Named after St Paul, reflected by the Salvation Army (London, UK)

Framed Prints

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Philip Mitchell

WINCHESTER, United Kingdom

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  • Available
  • Artist
  • Artwork Comments 4

Sizing Information

Small 8.0" x 11.3"
Medium 12.0" x 17.0"
Large 16.0" x 22.6"
Note: Image size. Matboard and frame increase size of final product


  • Custom-made box or flat frame styles
  • High-quality timber frame finishes to suit your decor
  • Premium Perspex - clearer and lighter than glass
  • Exhibition quality box or flat frame styles


Wall Art

Home Decor



Artist's Description

Started in 1675 and finished in 1710, this later St Paul’s Cathedral turned out to be the masterpiece of architect Sir Christopher Wren, a phoenix rising from the ashes of the former gothic church of the same name that was destroyed by the Great Fire of London in 1666, and that has been an iconic landmark ever since.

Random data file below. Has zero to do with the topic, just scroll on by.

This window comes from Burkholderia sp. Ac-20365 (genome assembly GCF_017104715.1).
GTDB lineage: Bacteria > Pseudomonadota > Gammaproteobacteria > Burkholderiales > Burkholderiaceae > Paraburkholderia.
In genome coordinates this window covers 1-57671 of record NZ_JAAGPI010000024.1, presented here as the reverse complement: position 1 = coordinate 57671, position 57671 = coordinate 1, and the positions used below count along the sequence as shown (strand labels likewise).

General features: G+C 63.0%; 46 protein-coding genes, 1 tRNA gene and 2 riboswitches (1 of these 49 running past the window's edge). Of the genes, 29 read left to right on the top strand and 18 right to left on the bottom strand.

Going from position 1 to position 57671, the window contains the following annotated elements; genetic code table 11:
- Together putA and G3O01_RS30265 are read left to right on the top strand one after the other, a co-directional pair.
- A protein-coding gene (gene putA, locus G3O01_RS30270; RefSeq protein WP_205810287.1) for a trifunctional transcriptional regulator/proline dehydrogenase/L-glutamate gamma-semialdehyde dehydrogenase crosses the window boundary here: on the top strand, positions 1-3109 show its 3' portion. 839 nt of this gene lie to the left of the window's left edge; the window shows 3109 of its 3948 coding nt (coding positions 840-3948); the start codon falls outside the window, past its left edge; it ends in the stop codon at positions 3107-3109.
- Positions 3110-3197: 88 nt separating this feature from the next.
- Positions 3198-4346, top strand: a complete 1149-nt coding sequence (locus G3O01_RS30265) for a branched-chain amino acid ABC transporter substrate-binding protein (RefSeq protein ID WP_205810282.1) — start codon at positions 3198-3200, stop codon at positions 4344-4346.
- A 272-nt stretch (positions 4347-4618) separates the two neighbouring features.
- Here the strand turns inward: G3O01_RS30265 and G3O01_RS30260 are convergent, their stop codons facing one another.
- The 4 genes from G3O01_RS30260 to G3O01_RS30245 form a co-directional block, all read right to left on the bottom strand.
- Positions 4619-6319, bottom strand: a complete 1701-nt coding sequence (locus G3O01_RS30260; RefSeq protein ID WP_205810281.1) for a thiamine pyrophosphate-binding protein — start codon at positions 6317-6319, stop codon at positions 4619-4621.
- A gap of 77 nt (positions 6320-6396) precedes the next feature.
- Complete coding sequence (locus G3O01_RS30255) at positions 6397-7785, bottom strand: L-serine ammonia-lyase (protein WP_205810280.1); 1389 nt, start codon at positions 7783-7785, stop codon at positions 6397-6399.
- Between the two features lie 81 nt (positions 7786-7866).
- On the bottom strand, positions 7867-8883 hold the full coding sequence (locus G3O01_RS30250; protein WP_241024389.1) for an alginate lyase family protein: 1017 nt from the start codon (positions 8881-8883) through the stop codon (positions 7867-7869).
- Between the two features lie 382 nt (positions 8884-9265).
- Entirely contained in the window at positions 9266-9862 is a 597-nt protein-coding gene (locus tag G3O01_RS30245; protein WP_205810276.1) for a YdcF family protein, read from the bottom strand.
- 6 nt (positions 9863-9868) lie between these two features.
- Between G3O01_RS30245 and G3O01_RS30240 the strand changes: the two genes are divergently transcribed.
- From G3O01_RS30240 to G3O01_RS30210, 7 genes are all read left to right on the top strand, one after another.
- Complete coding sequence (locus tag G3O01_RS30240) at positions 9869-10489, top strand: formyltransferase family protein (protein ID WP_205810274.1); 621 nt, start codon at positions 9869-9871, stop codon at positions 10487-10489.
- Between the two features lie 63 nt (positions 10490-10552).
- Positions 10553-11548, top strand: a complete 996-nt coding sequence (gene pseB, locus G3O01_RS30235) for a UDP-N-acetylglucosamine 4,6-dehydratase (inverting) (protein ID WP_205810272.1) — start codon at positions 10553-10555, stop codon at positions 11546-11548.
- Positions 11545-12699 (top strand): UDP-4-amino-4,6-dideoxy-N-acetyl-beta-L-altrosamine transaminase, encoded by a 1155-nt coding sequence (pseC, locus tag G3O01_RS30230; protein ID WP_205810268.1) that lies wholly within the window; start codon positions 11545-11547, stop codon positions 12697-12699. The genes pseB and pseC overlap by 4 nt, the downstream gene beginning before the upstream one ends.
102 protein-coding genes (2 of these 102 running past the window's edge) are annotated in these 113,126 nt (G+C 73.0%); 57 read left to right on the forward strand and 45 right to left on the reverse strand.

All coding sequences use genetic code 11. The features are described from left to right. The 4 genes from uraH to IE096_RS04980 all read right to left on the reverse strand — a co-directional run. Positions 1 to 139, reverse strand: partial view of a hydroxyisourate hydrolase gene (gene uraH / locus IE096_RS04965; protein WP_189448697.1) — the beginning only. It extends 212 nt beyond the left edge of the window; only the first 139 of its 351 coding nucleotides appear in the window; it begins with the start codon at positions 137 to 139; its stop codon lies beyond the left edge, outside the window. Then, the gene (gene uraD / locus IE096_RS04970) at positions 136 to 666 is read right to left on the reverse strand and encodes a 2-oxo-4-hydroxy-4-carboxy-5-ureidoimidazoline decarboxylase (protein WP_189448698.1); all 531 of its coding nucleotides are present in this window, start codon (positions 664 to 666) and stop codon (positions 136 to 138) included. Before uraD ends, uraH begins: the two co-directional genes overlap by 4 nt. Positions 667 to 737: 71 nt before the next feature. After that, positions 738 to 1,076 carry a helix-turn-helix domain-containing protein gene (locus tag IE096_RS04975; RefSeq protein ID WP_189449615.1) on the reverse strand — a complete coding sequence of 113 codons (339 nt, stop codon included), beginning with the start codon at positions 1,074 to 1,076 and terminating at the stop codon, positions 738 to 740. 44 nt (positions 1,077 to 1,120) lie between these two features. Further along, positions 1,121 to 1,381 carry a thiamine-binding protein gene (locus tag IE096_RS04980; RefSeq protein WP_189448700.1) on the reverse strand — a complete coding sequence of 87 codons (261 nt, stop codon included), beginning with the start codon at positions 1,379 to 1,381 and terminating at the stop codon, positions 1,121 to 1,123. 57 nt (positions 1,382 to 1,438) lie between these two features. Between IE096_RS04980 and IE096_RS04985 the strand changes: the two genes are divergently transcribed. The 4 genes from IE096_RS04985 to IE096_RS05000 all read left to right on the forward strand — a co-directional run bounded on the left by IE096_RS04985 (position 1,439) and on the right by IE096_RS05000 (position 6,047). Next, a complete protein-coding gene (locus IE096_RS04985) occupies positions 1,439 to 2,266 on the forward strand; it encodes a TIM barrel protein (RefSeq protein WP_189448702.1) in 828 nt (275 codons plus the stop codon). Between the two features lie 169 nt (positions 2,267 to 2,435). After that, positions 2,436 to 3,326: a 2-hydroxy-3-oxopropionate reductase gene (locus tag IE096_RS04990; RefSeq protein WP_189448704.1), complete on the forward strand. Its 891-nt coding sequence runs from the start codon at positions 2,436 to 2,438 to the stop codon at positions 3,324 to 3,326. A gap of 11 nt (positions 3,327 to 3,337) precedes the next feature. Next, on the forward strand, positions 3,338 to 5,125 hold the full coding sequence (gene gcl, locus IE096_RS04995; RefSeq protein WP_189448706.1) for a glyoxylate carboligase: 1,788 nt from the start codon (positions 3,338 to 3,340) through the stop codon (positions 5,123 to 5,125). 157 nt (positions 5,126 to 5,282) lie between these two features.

In 2000, the new Millennium Bridge created a pedestrian link and an uninterrupted vista between St Paul’s on the north bank of the Thames and Tate Modern on the south bank. As part of the remodelling of this area, the Salvation Army’s international headquarters was rebuilt, and now its glass façade beautifully reflects the earlier church. How Wren would have loved to have modern materials at his disposal!

St Paul’s is one of English Heritage’s Grade 1 listed buildings.

Artwork Comments

  • PhotosByG
  • Philip Mitchell
  • rocamiadesign
  • Philip Mitchell
desktop tablet-landscape content-width tablet-portrait workstream-4-across phone-landscape phone-portrait
desktop tablet-landscape content-width tablet-portrait workstream-4-across phone-landscape phone-portrait

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